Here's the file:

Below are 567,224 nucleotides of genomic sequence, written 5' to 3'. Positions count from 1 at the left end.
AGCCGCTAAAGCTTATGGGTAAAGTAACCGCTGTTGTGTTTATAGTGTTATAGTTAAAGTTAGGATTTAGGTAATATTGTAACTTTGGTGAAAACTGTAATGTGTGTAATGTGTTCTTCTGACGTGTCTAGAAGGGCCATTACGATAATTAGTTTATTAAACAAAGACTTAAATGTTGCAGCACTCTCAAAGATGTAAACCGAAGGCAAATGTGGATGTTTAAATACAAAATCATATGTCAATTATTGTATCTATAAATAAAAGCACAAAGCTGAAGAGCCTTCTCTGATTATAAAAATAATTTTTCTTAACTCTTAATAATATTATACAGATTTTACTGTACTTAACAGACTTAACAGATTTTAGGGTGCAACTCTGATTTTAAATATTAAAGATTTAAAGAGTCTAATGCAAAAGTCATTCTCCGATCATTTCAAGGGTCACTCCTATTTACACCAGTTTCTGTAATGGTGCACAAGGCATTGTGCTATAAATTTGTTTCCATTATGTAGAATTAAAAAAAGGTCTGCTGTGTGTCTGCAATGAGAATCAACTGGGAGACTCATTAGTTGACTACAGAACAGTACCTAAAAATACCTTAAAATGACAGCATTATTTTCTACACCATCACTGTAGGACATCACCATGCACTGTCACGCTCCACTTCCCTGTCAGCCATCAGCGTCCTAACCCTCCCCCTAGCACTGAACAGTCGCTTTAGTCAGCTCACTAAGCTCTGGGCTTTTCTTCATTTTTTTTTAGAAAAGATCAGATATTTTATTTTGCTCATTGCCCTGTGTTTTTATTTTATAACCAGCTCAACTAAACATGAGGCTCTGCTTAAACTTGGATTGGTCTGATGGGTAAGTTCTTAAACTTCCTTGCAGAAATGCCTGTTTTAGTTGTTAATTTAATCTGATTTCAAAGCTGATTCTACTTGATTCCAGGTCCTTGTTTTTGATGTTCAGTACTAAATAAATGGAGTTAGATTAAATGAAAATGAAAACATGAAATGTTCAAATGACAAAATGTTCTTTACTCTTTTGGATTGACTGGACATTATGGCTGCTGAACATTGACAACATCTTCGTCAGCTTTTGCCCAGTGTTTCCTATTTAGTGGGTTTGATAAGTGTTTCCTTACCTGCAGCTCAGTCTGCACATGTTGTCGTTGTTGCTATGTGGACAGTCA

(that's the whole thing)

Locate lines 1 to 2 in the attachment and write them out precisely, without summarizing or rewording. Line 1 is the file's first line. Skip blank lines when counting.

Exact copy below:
Below are 567,224 nucleotides of genomic sequence, written 5' to 3'. Positions count from 1 at the left end.
AGCCGCTAAAGCTTATGGGTAAAGTAACCGCTGTTGTGTTTATAGTGTTATAGTTAAAGTTAGGATTTAGGTAATATTGTAACTTTGGTGAAAACTGTAATGTGTGTAATGTGTTCTTCTGACGTGTCTAGAAGGGCCATTACGATAATTAGTTTATTAAACAAAGACTTAAATGTTGCAGCACTCTCAAAGATGTAAACCGAAGGCAAATGTGGATGTTTAAATACAAAATCATATGTCAATTATTGTATCTATAAATAAAAGCACAAAGCTGAAGAGCCTTCTCTGATTATAAAAATAATTTTTCTTAACTCTTAATAATATTATACAGATTTTACTGTACTTAACAGACTTAACAGATTTTAGGGTGCAACTCTGATTTTAAATATTAAAGATTTAAAGAGTCTAATGCAAAAGTCATTCTCCGATCATTTCAAGGGTCACTCCTATTTACACCAGTTTCTGTAATGGTGCACAAGGCATTGTGCTATAAATTTGTTTCCATTATGTAGAATTAAAAAAAGGTCTGCTGTGTGTCTGCAATGAGAATCAACTGGGAGACTCATTAGTTGACTACAGAACAGTACCTAAAAATACCTTAAAATGACAGCATTATTTTCTACACCATCACTGTAGGACATCACCATGCACTGTCACGCTCCACTTCCCTGTCAGCCATCAGCGTCCTAACCCTCCCCCTAGCACTGAACAGTCGCTTTAGTCAGCTCACTAAGCTCTGGGCTTTTCTTCATTTTTTTTTAGAAAAGATCAGATATTTTATTTTGCTCATTGCCCTGTGTTTTTATTTTATAACCAGCTCAACTAAACATGAGGCTCTGCTTAAACTTGGATTGGTCTGATGGGTAAGTTCTTAAACTTCCTTGCAGAAATGCCTGTTTTAGTTGTTAATTTAATCTGATTTCAAAGCTGATTCTACTTGATTCCAGGTCCTTGTTTTTGATGTTCAGTACTAAATAAATGGAGTTAGATTAAATGAAAATGAAAACATGAAATGTTCAAATGACAAAATGTTCTTTACTCTTTTGGATTGACTGGACATTATGGCTGCTGAACATTGACAACATCTTCGTCAGCTTTTGCCCAGTGTTTCCTATTTAGTGGGTTTGATAAGTGTTTCCTTACCTGCAGCTCAGTCTGCACATGTTGTCGTTGTTGCTATGTGGACAGTCA